Therapeutic Gardening for Kids with Autism Spectrum Disorders and Special Educational Needs – An Interview with Natasha Etherington
Natasha Etherington is an award-winning horticultural therapist and volunteer master gardener, and author of the new book Gardening for Children with Autism Spectrum Disorders and Special Educational Needs. She designs gardens and adapts horticultural activities to enable people with barriers to enjoy the experience of gardening.
In this interview, Natasha Etherington talks to us about her love for gardening and her background as a horticultural therapist, and explains how parents and teachers can easily introduce gardening activities into a child’s routine.
Can you explain what your job as a horticultural therapist entails? How did you get into this field, and begin working with kids with ASDs?
After emigrating to Canada in 2006, I retrained as an horticultural therpist (HT) at The VanDusen Botanical Gardens in Vancouver, British Columbia, Canada, following my Master Gardener training which was also at The VanDusen. I’ve always loved gardening, and in the UK used to live next door to Kew Gardens which is now a World Heritage Site and absolutely beautiful. It was my sanctuary from a busy career at BBC2, home of Gardeners’ World.
My role is to help people of various ages and abilities to experience garden related activities, and to understand the benefits of working with plants. Working with plants is therapeutic. Being an HT is a challenging role; I must be flexible and inspire a sense of curiosity in the people I work with. In 2009 I approached my mentor Christine Pollard, HTM, with the idea of designing a Therapeutic Garden* at Pitt Meadows Elementary School, and running a weekly HT garden program for children with special needs. At the time I began the program I had no idea there were even any children with Autism Spectrum Disorders (ASD) at the school. In 2010 the garden was awarded a Certificate of Appreciation for Accessibility from the Maple Ridge City Council. Success to me is when the teaching staff incorporates gardening into the children’s schedules.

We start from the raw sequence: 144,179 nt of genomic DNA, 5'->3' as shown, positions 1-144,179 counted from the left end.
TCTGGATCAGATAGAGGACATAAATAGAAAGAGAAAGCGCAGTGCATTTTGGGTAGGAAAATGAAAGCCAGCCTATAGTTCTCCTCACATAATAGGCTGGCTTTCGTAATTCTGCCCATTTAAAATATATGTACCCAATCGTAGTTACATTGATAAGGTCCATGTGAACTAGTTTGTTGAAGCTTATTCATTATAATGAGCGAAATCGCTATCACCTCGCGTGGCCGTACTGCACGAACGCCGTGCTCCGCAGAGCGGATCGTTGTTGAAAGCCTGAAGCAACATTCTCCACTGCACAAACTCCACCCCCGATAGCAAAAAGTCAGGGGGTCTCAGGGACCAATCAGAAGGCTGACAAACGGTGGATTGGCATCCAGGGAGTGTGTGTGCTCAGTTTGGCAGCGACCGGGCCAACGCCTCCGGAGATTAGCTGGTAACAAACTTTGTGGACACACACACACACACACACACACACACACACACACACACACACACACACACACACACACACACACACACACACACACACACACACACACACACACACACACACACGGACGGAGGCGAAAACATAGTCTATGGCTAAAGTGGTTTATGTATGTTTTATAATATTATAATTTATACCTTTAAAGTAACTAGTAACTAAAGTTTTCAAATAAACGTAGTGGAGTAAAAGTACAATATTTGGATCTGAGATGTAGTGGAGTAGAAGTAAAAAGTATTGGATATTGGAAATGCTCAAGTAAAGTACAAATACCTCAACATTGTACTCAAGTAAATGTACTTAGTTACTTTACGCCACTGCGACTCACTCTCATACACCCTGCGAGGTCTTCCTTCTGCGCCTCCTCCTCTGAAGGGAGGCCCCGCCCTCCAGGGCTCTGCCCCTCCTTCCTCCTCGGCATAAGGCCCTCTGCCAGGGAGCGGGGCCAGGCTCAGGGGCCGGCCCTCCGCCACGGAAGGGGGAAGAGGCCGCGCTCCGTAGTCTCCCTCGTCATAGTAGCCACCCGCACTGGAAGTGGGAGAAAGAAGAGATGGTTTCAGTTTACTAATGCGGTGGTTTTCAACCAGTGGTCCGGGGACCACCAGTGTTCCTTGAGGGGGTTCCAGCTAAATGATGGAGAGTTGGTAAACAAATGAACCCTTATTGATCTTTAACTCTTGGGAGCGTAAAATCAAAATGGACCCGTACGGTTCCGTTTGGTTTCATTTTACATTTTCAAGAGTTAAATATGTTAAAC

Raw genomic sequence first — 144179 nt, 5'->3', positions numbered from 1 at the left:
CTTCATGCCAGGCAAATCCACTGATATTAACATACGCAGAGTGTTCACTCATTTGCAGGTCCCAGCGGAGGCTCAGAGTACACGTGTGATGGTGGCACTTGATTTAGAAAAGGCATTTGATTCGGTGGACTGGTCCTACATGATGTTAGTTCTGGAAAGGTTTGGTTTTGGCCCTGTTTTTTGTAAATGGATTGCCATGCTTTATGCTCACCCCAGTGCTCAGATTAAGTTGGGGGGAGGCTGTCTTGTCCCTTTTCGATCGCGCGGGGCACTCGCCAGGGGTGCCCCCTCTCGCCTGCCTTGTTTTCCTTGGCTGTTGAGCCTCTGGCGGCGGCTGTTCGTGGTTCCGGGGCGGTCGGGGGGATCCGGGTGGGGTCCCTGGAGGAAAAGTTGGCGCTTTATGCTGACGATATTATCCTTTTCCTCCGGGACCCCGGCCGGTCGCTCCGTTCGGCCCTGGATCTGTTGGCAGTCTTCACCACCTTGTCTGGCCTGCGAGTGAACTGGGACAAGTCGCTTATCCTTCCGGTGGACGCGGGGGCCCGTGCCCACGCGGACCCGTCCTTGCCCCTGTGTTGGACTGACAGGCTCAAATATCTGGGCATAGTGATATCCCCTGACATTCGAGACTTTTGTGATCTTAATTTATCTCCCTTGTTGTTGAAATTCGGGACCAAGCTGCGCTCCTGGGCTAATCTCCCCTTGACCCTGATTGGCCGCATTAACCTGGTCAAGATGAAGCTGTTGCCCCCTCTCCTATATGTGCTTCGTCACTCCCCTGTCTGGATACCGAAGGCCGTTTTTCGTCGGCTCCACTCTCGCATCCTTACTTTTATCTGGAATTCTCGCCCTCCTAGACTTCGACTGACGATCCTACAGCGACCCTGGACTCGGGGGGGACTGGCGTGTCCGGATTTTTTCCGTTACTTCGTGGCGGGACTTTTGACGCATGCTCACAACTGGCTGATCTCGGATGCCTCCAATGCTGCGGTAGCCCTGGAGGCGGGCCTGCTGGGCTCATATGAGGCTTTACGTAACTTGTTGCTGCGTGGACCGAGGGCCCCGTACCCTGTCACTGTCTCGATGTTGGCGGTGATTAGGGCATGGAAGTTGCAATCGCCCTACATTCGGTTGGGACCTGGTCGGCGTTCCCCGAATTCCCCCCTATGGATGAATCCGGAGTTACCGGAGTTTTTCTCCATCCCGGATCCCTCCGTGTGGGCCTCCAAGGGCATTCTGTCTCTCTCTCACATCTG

*See the book for Natasha’s designs.
Getting a child with ASD into a garden has so many benefits, not least that they are given some autonomy outside. The most immediate benefit will be a sense of relief and welcome break from the classroom environment. Whilst gardening, we’re practicing social interaction and life skills, and working with soil and plants helps to reduce tactile defensiveness. Learning basic horticultural skills educates in context, and along the way you will also see an increase in language and communication skills. Of course, I explore this more and provide activities in the book.
What is the best way for teachers and parents to easily introduce gardening activities into a child’s routine?
At school, gardening/sensory breaks should be placed into a child’s schedule. This may be once a week or twice a week, but should always take place at a fixed time on a fixed day for continuity. The garden should be viewed as an outdoor classroom.
At home, gardening should be introduced when parents can find a moment to devote some quality time to their child and leave their cell phone behind. Parents will feel a sense of relief too. Easy introductory activities are all laid out in the book for those with little horticultural knowledge.